At the time, Frithjof Bergmann described new work as "forward-looking and meaningful work". Virtually considered to be social utopian at the time, new work got its maximum attention and encouragement almost 30 years later with the start of the digital transformation and finally in the wake of the pandemic. Even though many people have a different idea of what new work ultimately means. 

Which is understandable, since there is no "one definition" of new work. But to call work out of the home office alone new work does not deserve the far-sighted concept. Bergmann also criticised parts of the current interpretation of his idea - many understand new work as something that makes work a little more appealing. In the past, Bergmann also once referred to this in his typical way as „contract work in a miniskirt".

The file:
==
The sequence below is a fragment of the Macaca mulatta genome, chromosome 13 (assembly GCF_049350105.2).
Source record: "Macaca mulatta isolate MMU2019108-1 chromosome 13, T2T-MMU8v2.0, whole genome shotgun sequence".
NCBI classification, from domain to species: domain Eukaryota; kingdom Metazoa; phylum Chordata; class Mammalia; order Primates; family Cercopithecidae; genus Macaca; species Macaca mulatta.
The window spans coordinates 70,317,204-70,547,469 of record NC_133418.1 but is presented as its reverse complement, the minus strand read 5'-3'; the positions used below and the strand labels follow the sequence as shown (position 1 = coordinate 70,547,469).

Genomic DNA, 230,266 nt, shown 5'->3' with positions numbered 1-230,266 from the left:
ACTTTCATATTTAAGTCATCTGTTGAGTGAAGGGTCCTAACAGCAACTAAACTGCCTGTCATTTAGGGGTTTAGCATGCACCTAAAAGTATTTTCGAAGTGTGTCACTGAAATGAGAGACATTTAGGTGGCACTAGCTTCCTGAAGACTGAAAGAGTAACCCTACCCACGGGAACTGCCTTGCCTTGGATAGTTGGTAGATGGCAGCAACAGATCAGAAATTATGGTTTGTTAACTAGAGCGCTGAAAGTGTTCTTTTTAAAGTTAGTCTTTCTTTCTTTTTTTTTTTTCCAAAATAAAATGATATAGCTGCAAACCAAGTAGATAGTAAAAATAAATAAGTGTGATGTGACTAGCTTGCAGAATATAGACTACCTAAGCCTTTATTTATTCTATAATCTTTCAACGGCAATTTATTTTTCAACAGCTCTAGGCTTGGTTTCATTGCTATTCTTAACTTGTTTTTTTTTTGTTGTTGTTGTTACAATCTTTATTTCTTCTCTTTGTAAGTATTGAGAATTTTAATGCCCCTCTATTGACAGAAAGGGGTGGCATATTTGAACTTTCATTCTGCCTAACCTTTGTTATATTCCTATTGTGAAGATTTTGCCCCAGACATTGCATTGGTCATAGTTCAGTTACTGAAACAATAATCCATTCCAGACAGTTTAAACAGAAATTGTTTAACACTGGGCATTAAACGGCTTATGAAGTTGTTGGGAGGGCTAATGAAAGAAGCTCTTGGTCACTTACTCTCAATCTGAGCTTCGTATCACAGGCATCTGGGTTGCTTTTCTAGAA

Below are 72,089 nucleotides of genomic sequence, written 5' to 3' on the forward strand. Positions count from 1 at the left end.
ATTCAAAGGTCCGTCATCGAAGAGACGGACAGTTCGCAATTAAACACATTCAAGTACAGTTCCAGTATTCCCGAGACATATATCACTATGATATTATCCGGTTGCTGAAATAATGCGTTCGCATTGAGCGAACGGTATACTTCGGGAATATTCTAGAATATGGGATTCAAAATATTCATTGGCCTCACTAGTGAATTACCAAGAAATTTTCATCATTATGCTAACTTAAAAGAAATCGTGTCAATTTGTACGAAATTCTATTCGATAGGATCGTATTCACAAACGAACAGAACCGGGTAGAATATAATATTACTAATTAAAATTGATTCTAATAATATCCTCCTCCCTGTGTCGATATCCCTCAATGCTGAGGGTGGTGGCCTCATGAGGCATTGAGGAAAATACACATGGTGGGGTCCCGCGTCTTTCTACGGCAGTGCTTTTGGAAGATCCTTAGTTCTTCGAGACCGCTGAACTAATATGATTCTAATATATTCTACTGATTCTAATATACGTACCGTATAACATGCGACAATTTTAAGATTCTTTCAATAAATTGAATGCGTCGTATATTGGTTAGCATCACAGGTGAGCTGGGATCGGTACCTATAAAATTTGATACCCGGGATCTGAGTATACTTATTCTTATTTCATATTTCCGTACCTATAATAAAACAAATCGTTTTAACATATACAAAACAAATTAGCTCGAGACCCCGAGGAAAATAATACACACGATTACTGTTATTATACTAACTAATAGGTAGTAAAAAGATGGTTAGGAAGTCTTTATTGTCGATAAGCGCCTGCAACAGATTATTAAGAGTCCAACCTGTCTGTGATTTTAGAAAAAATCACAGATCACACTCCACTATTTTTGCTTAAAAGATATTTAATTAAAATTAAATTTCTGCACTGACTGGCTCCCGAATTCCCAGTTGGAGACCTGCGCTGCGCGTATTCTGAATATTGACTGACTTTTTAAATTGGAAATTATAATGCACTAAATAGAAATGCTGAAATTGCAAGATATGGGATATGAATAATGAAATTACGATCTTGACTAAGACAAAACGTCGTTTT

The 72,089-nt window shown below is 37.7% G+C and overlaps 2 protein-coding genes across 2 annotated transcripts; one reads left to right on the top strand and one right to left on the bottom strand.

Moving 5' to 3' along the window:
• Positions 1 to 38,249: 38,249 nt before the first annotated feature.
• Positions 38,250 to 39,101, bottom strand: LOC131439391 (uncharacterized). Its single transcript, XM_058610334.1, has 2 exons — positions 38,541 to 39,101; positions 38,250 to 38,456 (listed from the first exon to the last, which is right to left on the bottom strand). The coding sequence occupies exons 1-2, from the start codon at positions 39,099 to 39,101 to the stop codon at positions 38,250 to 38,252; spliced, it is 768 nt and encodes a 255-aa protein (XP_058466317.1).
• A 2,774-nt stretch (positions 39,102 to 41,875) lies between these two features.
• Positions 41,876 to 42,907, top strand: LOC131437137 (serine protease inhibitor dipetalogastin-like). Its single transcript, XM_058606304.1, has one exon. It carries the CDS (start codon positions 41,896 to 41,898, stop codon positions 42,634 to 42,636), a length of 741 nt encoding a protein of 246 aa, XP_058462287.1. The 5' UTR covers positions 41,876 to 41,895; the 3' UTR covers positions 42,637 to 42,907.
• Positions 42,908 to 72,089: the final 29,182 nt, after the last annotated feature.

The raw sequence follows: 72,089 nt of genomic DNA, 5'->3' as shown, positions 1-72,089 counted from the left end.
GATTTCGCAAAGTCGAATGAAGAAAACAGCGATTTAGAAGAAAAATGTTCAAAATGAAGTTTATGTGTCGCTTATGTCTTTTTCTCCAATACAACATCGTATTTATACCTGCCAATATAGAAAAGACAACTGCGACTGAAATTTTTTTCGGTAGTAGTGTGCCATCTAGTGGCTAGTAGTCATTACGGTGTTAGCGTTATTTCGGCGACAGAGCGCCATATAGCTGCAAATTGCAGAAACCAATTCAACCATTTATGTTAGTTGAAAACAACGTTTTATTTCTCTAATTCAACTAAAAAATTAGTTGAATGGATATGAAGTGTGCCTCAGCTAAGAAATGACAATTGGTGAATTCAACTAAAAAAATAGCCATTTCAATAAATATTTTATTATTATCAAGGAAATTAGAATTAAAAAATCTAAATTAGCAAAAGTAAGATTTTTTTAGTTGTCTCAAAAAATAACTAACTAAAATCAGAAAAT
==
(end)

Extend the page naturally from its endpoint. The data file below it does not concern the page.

Bergmann's original concept is based on three pillars: Freedom, self-determination and community. Psychologist Markus Väth further developed Bergmann's theory (New Work Charter) on the following five principles:

  1. Freedom
  2. Self-responsibility
  3. Meaning
  4. Development
  5. Social responsibility

(Fig. 1: Markus Väth – New Work)

All of Bergmann's themes can be found in these five principles and have been expanded to include current themes of development and social responsibility. In the area of development, the focus is on learning, while in times of climate change, sustainability is clearly at the centre of social responsibility.

In the course of the digital transformation and the elimination of many activities that can now be done by computers, the question about the purpose of a job came up again. Very aligned to the spirit of the new work philosophy, the human being is once again moving to the centre, while the machine is becoming more and more capable of doing the work. New work is concerned here with the question of what meaningful task the human being should fulfil in this scenario in the future.